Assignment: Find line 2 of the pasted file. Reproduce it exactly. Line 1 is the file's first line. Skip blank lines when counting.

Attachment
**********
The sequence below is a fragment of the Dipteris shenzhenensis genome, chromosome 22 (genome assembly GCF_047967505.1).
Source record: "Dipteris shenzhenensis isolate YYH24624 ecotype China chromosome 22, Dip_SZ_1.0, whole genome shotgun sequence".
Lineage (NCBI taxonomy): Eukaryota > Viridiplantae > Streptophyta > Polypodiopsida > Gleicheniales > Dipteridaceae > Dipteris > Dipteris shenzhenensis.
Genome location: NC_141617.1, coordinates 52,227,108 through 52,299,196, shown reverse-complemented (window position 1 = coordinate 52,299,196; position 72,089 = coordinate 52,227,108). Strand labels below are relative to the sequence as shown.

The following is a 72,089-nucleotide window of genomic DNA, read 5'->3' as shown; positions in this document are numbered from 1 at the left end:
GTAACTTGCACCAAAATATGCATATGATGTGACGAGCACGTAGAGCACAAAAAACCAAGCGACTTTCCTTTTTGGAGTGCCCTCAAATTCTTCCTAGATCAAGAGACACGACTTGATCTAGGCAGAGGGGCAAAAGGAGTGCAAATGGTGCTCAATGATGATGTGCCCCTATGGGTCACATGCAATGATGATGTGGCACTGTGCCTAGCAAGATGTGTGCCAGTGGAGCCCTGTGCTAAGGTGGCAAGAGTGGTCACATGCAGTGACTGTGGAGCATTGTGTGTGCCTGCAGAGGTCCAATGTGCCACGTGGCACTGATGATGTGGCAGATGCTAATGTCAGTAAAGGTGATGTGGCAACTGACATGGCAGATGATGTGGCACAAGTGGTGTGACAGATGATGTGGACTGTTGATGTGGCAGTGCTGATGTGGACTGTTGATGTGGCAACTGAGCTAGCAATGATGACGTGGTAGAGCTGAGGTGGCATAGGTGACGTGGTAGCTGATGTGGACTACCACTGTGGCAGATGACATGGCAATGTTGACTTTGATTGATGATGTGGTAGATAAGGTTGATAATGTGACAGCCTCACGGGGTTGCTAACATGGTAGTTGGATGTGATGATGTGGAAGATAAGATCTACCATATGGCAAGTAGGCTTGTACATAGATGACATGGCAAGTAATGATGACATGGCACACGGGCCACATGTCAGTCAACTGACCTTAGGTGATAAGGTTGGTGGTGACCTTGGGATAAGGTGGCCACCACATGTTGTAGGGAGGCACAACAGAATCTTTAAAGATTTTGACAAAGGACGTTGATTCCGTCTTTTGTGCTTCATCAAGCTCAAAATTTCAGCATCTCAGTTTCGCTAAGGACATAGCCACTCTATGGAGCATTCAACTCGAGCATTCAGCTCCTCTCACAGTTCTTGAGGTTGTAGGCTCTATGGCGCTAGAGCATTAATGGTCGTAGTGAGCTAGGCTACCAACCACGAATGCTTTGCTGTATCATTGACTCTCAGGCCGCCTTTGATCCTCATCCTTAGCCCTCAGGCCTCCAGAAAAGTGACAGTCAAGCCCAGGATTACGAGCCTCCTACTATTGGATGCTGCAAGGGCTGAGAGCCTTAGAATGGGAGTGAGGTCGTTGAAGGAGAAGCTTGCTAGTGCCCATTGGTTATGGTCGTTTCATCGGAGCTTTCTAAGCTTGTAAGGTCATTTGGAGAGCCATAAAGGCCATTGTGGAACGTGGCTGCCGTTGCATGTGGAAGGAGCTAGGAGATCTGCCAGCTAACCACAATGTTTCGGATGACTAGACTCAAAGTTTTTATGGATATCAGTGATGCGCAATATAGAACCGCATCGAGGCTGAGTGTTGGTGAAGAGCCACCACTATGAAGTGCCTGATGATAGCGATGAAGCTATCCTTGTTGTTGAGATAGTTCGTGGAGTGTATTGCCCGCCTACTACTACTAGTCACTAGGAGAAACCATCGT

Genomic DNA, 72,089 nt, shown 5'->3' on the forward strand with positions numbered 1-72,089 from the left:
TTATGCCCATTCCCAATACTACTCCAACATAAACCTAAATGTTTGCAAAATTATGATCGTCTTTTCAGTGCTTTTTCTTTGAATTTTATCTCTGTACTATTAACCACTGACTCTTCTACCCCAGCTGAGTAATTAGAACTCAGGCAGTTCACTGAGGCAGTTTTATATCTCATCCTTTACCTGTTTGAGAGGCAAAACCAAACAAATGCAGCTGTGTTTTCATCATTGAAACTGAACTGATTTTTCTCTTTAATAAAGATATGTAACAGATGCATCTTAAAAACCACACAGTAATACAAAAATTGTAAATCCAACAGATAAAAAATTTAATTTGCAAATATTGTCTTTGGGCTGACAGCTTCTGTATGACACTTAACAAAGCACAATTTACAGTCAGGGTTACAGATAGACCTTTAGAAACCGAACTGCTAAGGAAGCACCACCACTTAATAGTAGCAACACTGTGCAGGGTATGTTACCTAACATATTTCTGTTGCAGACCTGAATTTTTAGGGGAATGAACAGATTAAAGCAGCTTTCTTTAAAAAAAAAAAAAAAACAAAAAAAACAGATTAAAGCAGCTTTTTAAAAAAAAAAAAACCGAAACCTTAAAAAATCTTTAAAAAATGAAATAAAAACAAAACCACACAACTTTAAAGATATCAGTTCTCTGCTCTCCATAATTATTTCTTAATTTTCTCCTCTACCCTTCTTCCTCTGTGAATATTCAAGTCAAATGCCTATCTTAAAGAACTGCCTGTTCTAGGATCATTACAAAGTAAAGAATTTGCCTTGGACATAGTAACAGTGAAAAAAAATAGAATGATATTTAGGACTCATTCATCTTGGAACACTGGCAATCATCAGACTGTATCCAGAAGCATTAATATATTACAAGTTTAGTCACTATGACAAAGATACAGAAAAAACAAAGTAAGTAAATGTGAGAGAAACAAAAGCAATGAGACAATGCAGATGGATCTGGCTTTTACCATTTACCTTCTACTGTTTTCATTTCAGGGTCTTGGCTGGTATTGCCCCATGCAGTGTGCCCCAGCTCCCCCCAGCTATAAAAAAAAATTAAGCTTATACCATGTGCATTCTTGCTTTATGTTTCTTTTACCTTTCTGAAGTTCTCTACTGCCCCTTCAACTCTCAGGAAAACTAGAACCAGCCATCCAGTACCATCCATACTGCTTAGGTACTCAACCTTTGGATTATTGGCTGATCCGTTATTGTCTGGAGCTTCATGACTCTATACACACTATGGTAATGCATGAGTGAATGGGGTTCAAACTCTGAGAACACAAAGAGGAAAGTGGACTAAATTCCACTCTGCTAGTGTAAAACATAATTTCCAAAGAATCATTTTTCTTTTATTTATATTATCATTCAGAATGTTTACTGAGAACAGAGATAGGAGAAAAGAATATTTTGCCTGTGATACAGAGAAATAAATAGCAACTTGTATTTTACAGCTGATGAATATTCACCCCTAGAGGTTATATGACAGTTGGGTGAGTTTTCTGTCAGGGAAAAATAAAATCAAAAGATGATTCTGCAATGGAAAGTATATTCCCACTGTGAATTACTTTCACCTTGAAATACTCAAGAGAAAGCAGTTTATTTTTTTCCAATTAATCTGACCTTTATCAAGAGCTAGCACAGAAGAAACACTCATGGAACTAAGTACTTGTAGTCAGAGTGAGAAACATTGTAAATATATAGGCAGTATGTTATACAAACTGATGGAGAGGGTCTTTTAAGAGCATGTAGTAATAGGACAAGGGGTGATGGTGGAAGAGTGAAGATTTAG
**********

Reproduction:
Source record: "Dipteris shenzhenensis isolate YYH24624 ecotype China chromosome 22, Dip_SZ_1.0, whole genome shotgun sequence".